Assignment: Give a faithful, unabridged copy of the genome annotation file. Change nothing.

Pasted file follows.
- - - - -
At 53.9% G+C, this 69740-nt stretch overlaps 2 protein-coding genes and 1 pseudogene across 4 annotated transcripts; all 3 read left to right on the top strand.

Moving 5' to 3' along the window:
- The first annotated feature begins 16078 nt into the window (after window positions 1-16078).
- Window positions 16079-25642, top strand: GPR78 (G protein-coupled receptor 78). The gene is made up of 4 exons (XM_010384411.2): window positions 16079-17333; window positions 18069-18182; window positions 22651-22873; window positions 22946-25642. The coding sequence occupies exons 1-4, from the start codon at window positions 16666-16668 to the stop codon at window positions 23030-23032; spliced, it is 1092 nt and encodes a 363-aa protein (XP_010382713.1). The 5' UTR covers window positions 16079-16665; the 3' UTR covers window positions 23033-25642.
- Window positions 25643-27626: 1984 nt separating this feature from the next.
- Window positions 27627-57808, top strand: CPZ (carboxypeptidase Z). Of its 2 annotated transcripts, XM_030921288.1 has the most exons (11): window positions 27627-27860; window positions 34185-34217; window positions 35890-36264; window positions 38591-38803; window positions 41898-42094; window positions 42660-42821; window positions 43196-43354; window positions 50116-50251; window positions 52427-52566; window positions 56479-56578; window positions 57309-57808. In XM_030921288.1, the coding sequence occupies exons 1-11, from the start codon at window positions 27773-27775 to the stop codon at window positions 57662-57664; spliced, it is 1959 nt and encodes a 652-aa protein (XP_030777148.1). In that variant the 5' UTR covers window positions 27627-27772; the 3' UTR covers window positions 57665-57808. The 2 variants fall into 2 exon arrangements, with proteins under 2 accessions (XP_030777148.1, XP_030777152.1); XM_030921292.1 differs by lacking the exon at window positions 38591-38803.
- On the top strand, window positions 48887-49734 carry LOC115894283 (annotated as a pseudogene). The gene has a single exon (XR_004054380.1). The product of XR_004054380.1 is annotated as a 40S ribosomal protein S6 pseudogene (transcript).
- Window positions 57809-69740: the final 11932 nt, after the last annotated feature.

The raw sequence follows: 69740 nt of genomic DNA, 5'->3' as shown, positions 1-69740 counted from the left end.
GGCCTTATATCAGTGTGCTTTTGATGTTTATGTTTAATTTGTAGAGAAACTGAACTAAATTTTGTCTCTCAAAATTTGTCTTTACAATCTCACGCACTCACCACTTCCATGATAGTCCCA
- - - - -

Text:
At 53.9% G+C, this 69740-nt stretch overlaps 2 protein-coding genes and 1 pseudogene across 4 annotated transcripts; all 3 read left to right on the top strand.

Moving 5' to 3' along the window:
- The first annotated feature begins 16078 nt into the window (after window positions 1-16078).
- Window positions 16079-25642, top strand: GPR78 (G protein-coupled receptor 78). The gene is made up of 4 exons (XM_010384411.2): window positions 16079-17333; window positions 18069-18182; window positions 22651-22873; window positions 22946-25642. The coding sequence occupies exons 1-4, from the start codon at window positions 16666-16668 to the stop codon at window positions 23030-23032; spliced, it is 1092 nt and encodes a 363-aa protein (XP_010382713.1). The 5' UTR covers window positions 16079-16665; the 3' UTR covers window positions 23033-25642.
- Window positions 25643-27626: 1984 nt separating this feature from the next.
- Window positions 27627-57808, top strand: CPZ (carboxypeptidase Z). Of its 2 annotated transcripts, XM_030921288.1 has the most exons (11): window positions 27627-27860; window positions 34185-34217; window positions 35890-36264; window positions 38591-38803; window positions 41898-42094; window positions 42660-42821; window positions 43196-43354; window positions 50116-50251; window positions 52427-52566; window positions 56479-56578; window positions 57309-57808. In XM_030921288.1, the coding sequence occupies exons 1-11, from the start codon at window positions 27773-27775 to the stop codon at window positions 57662-57664; spliced, it is 1959 nt and encodes a 652-aa protein (XP_030777148.1). In that variant the 5' UTR covers window positions 27627-27772; the 3' UTR covers window positions 57665-57808. The 2 variants fall into 2 exon arrangements, with proteins under 2 accessions (XP_030777148.1, XP_030777152.1); XM_030921292.1 differs by lacking the exon at window positions 38591-38803.
- On the top strand, window positions 48887-49734 carry LOC115894283 (annotated as a pseudogene). The gene has a single exon (XR_004054380.1). The product of XR_004054380.1 is annotated as a 40S ribosomal protein S6 pseudogene (transcript).
- Window positions 57809-69740: the final 11932 nt, after the last annotated feature.

The raw sequence follows: 69740 nt of genomic DNA, 5'->3' as shown, positions 1-69740 counted from the left end.
GGCCTTATATCAGTGTGCTTTTGATGTTTATGTTTAATTTGTAGAGAAACTGAACTAAATTTTGTCTCTCAAAATTTGTCTTTACAATCTCACGCACTCACCACTTCCATGATAGTCCCA